A fine Western noir
Rawhide is a much underrated but absolutely excellent Western.
Given that Tyrone Power had been such a big star for Fox and was Jesse James in their big color picture of the same name in 1939, it was perhaps surprising that they should have put him in this apparently small, black & white B-Western in 1951. But it was a high-quality picture in fact and Power was superb in it. He was not really a Western hero. Oh, sure, every big studio star had to climb into the saddle occasionally in those days, even if he were allergic to horses, and Power mounted up six times.
Power and Hayward: excellent combination
But apart from Jesse James and Rawhide, two were Canadian Mountie pictures, one was a Brigham Young biopic and in the other he was Zorro; they hardly count as Westerns at all. Jesse James notwithstanding, Rawhide was easily the best he was in. In it he is gritty, tough and ready to fight with fist or six-gun, a real Western lead. And he wears a great shirt.
The picture was directed – very well directed too – by Henry Hathaway. He’d cut his Western teeth on a long series of Zane Grey adaptations for Paramount in the 1930s, many with Randolph Scott, and in 1940 did that Brigham Young film with Power. He later directed Gary Cooper in the first-class Garden of Evil and John Wayne in several of his big hits, North to Alaska, The Sons of Katie Elder and of course True Grit. So Hathaway knew what he was doing in the West and he does a damn good job with Rawhide, which is pacey, gripping and has excellent performances from the cast.
And the cast is top notch. Apart from Power, aptly named, we have a tough, belligerent Susan Hayward, magnificent in this. She first appears as an unmarried mother, quite shocking for 1951 audiences. The scene where, holding the baby, she demands to be addressed as Miss and not Mrs. Holt is very well handled. In fact it turns out the little girl is her late sister’s child and she is going back East to take hthe infant back from the placer camps in California to ‘civilization’. Full marks to Ms. Hayward for an outstanding performance. She was another of the Garden of Evil alumni (where she also played a tough cookie) and was also memorable in Canyon Passage, The Lusty Men and The Revengers, all good Westerns and all the better for having her in them.
She was terrific in Westerns
Then we have Edgar Buchanan as the manager of the stage way-station, as grumpy and crusty as we would expect from the excellent Edgar and one of his best roles. For the scene is set somewhere in the Southwest, between Tucson, AZ and Huntsville, TX, so maybe southern New Mexico, though it is not specified (in any case, beautiful scenery, very well shot in Alabama Hills, Lone Pine locations by Milton R Krasner). Four bandits have broken out of Huntsville and take over the staging post in order to rob the stage of its bullion.
And the bandits are seriously good. They are led by a gripping Hugh Marlowe as Zimmermann. Marlowe was better known for his drama, crime and mystery thrillers but he was in seven Western features (and some TV shows), including under Hathaway in Garden of Evil in ’54. Rawhide was his first and what a pity he didn’t do more.
His three henchmen are played by Jack Elam, Dean Jagger and George Tobias, all terrific. It was one of Elam’s earliest parts and one of his best – even possibly the very best. Right from the get-go he appears as a manic, bloodthirsty villain, just out of two years in the pen, and that squint-eyed, splay-toed, stooping figure is all that we want Jack to be. The sheer evil glee with which he shoots at the baby girl (in a scene that would never be allowed nowadays) is one of the most memorable moments in Westerns. Jagger is the intellectually challenged Yancy, another classy performance from this great actor, and Tobias is the loyal ox Gratz. It really is one of the best gangs of western badmen ever assembled.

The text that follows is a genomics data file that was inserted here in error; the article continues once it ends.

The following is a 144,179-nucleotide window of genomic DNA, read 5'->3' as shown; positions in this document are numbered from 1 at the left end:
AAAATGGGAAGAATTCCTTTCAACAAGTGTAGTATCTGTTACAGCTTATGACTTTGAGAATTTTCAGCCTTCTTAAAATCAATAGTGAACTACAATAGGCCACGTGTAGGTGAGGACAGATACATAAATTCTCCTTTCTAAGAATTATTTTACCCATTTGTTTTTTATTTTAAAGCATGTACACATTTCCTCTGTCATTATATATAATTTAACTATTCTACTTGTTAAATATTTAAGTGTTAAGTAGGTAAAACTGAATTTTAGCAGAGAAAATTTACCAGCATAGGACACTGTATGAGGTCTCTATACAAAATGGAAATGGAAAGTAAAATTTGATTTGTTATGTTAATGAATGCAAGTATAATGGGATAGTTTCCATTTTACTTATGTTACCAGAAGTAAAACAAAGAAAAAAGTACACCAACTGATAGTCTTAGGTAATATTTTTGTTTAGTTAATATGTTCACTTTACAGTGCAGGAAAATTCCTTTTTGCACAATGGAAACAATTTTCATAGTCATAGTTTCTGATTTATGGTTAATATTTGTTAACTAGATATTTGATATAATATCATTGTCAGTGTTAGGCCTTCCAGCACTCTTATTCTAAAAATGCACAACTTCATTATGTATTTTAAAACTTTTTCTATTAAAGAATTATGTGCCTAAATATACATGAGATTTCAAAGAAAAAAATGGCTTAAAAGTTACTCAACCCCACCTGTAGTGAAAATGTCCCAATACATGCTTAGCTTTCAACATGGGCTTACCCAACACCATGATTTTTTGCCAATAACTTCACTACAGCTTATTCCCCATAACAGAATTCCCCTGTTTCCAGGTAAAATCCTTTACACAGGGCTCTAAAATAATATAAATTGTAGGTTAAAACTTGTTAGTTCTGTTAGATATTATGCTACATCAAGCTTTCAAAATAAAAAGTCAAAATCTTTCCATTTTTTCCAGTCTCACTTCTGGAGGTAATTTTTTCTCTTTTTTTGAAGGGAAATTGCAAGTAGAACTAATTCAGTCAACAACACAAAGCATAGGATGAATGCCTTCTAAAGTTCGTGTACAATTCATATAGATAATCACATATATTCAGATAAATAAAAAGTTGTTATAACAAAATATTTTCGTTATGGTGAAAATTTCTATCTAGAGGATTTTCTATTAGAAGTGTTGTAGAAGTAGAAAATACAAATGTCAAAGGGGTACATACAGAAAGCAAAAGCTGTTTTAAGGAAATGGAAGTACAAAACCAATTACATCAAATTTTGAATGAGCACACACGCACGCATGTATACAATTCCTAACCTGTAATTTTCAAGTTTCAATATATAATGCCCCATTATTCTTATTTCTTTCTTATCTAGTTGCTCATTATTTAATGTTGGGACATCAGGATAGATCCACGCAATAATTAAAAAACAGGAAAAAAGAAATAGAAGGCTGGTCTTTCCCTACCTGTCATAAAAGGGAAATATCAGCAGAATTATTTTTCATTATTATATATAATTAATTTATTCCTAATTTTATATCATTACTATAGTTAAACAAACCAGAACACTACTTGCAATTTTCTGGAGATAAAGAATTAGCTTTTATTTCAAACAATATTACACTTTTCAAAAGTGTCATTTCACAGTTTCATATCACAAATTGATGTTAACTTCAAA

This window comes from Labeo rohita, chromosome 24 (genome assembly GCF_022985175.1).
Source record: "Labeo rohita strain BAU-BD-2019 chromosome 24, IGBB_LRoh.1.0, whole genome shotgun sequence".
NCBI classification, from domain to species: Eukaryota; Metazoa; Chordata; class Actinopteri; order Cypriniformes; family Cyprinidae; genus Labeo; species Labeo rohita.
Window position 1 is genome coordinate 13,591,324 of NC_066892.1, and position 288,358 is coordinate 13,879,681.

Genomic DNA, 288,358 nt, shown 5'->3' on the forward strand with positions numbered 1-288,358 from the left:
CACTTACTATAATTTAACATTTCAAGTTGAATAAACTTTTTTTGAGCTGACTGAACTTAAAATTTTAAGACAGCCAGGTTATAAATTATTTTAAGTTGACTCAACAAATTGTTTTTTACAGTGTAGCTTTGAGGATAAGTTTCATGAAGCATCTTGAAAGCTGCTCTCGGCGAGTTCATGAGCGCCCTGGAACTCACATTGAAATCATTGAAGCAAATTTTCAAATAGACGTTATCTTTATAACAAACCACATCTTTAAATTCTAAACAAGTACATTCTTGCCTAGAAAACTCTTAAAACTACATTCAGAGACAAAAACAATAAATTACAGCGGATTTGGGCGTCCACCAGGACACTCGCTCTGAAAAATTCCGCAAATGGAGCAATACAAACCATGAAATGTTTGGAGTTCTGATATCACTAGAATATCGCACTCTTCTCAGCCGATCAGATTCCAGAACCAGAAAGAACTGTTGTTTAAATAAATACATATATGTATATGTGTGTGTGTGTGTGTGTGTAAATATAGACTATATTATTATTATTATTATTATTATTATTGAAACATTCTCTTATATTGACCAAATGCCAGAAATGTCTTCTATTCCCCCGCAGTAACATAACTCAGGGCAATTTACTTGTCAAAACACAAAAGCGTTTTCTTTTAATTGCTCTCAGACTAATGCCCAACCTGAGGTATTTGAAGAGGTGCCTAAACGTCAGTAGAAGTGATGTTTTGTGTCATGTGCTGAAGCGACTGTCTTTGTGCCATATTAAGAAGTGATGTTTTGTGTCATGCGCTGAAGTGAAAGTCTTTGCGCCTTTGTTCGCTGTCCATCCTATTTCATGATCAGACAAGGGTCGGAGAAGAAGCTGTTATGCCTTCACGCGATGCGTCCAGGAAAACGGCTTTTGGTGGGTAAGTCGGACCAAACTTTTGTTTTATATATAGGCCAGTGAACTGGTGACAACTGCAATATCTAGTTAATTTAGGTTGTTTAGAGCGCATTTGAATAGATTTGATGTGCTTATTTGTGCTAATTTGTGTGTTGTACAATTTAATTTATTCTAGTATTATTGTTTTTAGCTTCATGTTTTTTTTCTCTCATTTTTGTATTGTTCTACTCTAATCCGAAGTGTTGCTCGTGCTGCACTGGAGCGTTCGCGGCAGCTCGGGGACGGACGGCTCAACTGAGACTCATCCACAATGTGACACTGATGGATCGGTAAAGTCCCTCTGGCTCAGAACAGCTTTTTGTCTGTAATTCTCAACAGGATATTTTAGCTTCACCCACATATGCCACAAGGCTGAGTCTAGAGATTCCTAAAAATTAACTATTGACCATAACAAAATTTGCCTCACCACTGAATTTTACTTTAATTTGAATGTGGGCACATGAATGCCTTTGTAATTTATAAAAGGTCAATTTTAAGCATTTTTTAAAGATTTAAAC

And then other favorite Western character actors make their appearance, such as Jeff Corey as the stage driver, James Millican as the shotgun messenger and Kenneth Tobey as a Ward Bondish cavalry lieutenant. You really couldn’t ask for a better cast.
Another excellent feature of this movie is the music. It starts with a catchy, memorable tune worthy of a big A-picture, dum-de-dum-de-dum, morphs into O Susanna as the stage bowls along and gets terrifically dark when the sinister, threatening badmen are holding the good folk hostage. It’s by Sol Kaplan and it's one of my fave Western scores. Kaplan only did B-Westerns but they included The Fiend Who Walked the West (because Fox re-used the score from The Day the Earth Stood Still). Good stuff.
The movie is written by Dudley Nichols, so that explains the quality of the script. It was in fact Nichols’s first Western since Stagecoach. The following year he adapted the AB Guthrie Jr. novel for The Big Sky and in 1957 he did The Tin Star. That’s pedigree.
Wonderful locations, fine photography
There’s one bit that doesn’t ring true, when bad Guy Marlowe tells Power that he is a green boy now but when he grows it will be different. Marlowe was in fact only three years older than Power.
I love the intro and what they call an outro, as the voiceover (Gary Merrill) tells us about “the jackass mail”, St Louis to San Francisco in 25 days and all for $200 American. In fact I love the whole movie and do not really understand why it is so little thought of. It’s a gripping Western noir that won few plaudits at the time – or since – and yet is one of the best little Westerns the early 50s had to offer. It was apparently a remake of Fox’s 1935 crime melodrama Show Them No Mercy with Rochelle Hudson and Cesar Romero, which I haven’t seen. I doubt it could be as good as this. It's not often I award four revolvers out of five but this movie deserves it.